August was a hot month in Manteca for residential solar.
The City of Manteca issued 50 permits last month for residential solar panels designed to generate electricity. That’s almost half of the 111 solar power systems installed to date that have a combined value of $3 million.
Manteca is on pace to eclipse 2015 when 148 residential solar panel units were installed at a cost of $3.18 million.
Nearly 1,700 Manteca homes have solar systems for electricity today. That’s roughly 8 percent of all single family homes in Manteca.
A report issued a year ago by the city’s building division noted 600 residential installations they had tracked over a 30-month period were designed to produce 3.37 megawatts or enough to supply all the electricity need of 593 homes. Those installations represented almost $12 million worth of investment based on the average price for a single family home installation of $18,148
The city issued its first photovoltaic permit in 2008. There were 24 permits issued that year. The number jumped to 92 in 2009, dropped to 70 in 2008 and 55 in 2011 before rebounding slightly to 80 in 2012. Then the tax credit came into play as well as the PG&E California Solar Initiative Residential that has since lapsed to send permits up to 211 in 2013. There were 451 issued in 2014. The tax credit is scheduled to expire at the end of this year.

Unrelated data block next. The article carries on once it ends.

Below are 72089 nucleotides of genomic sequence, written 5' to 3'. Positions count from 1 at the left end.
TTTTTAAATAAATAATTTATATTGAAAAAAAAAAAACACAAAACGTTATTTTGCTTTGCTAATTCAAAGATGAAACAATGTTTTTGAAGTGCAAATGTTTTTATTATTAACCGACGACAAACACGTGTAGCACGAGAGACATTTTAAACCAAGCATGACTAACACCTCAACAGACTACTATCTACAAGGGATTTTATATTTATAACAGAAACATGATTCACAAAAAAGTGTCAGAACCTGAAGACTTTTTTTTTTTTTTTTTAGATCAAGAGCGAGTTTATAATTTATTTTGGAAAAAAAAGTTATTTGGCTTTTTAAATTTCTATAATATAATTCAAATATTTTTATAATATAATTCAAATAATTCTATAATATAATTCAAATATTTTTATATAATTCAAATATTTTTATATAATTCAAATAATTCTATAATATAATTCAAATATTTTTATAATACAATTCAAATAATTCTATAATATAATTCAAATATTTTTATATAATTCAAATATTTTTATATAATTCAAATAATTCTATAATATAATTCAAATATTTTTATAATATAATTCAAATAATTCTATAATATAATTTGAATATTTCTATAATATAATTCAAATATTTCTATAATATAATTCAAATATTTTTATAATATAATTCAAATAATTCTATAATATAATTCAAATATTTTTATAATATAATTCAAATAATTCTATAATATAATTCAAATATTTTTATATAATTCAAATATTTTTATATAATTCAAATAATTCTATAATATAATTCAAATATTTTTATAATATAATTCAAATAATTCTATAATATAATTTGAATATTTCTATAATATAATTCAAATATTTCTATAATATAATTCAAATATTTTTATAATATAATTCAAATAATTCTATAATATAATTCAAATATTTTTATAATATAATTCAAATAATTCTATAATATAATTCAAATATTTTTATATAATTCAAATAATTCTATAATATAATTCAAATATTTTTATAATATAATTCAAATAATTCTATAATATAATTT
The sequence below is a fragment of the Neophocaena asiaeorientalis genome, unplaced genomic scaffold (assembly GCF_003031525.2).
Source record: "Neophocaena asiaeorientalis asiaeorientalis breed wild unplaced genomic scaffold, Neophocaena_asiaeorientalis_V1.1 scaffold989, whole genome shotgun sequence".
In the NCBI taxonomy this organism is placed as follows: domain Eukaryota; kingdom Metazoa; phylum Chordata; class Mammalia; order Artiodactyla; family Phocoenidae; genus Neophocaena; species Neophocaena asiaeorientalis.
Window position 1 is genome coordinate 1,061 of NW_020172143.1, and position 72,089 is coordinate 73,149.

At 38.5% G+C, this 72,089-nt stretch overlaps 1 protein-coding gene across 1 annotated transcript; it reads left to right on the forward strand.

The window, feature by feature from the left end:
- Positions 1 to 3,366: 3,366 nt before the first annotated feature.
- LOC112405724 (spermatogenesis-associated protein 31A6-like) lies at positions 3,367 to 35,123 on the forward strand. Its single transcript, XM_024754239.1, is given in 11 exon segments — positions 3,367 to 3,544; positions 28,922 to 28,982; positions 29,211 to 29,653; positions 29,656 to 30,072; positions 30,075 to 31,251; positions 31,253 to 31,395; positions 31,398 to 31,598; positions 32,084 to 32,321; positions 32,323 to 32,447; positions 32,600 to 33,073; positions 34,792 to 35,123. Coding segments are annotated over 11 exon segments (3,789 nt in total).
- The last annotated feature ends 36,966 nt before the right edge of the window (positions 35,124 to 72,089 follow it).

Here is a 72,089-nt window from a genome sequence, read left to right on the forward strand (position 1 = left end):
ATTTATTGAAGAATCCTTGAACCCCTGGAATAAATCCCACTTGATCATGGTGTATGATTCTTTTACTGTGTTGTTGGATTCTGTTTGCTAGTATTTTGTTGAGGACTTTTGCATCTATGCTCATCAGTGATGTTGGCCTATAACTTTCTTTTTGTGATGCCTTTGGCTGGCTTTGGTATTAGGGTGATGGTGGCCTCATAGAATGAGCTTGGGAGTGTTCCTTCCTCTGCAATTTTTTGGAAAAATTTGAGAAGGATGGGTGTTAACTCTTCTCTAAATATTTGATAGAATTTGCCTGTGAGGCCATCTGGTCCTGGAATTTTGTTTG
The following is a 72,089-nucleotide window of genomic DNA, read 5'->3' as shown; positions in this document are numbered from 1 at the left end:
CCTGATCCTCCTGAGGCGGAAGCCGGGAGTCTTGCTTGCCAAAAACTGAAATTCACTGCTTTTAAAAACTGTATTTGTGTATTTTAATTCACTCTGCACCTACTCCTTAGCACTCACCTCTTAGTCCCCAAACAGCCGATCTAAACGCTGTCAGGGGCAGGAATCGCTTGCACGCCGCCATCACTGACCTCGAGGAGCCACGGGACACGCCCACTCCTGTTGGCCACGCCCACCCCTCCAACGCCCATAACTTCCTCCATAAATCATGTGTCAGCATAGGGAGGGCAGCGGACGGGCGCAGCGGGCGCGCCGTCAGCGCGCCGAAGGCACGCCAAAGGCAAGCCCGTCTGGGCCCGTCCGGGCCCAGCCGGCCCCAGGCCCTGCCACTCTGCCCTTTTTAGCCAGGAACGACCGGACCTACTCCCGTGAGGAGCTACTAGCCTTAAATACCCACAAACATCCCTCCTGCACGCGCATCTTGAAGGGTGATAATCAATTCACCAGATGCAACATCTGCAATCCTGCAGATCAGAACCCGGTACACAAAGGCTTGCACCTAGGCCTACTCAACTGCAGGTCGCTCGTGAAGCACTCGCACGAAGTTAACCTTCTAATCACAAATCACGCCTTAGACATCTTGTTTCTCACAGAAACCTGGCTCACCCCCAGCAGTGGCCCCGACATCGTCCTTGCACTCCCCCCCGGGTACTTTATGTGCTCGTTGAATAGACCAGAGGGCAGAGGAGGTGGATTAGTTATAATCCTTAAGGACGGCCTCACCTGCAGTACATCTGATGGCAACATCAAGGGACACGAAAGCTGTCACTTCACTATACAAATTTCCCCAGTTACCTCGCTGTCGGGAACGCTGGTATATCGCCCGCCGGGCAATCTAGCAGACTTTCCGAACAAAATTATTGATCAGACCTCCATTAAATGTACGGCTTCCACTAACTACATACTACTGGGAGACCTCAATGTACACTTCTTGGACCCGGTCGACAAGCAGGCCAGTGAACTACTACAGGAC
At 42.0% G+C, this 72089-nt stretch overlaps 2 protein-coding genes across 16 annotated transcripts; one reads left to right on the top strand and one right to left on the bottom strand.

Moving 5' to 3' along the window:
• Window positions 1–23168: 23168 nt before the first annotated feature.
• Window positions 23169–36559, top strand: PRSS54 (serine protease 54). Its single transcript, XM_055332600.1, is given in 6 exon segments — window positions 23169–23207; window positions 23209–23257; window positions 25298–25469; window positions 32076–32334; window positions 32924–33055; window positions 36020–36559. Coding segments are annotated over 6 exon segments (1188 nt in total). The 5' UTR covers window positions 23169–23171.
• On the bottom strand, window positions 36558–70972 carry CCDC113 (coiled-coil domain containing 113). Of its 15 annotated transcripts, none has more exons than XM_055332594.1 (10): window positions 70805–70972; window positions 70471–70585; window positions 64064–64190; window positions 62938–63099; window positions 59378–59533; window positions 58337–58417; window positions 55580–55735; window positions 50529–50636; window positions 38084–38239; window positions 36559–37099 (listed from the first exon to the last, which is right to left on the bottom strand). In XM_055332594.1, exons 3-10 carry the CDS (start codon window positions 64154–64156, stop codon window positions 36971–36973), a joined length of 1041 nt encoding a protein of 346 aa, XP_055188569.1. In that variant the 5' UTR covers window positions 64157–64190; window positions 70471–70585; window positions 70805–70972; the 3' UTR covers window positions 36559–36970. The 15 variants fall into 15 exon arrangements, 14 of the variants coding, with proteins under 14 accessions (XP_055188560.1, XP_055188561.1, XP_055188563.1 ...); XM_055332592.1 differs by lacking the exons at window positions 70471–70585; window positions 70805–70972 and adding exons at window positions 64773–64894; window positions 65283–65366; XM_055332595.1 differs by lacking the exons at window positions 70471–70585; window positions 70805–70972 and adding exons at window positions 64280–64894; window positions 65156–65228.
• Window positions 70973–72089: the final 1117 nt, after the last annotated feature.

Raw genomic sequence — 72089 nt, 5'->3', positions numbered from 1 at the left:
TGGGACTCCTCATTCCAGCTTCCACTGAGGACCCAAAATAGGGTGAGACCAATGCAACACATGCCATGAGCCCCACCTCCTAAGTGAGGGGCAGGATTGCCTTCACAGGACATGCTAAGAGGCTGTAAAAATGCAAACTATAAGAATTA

Manteca typically completes checks for the systems in one day with many often reviewed and approved “over the counter.”
Some cities in California such as Sebastopol have a solar mandate for new residential and commercial buildings as well as major renovations of existing structures.
Chula Vista requires electrical conduits and plumbing to be installed in new construction to allow homeowners, if they want, to add solar photovoltaic systems or solar hot-water systems. Lancaster requires new subdivisions to produce the equivalent of one kilowatt of solar electricity per housing unit built.
Solar power has replaced swimming pools as the favorite residential add-on. Back in the late 1990s, Manteca was averaging almost 300 new swimming pool or spa installations.
In August Manteca issued eight permits for swimming pools or spas. That brings the 2016 total through Aug. 30 to 31 swimming pools/spas valued at $1.099 million.
New single family
homes still king
Manteca in August issued 62 permits for single family homes — production, custom, and models — with a combined value of $12 million. They average 3,186 square feet apiece. That represents the largest footprint yet for any given month in terms of the average house being built in Manteca. Even in the run up to the housing peak in the late 1990s and early 2000s, Manteca builders didn’t break the 3,000-square-foot barrier in any given year or month for typical home sizes.
To date, Manteca has issued building permits for 276 single family homes with an average square footage of 3,133. The overall value of those homes is $44.6 million or more than two thirds of Manteca’s total construction activity of $58.7 million.
In the last 8.5 years Manteca has added 3,138 homes to support a population that is equal to Escalon’s 7,500 residents, based on typical home occupancy yields. That includes 965 homes combined in 2014 and 2015.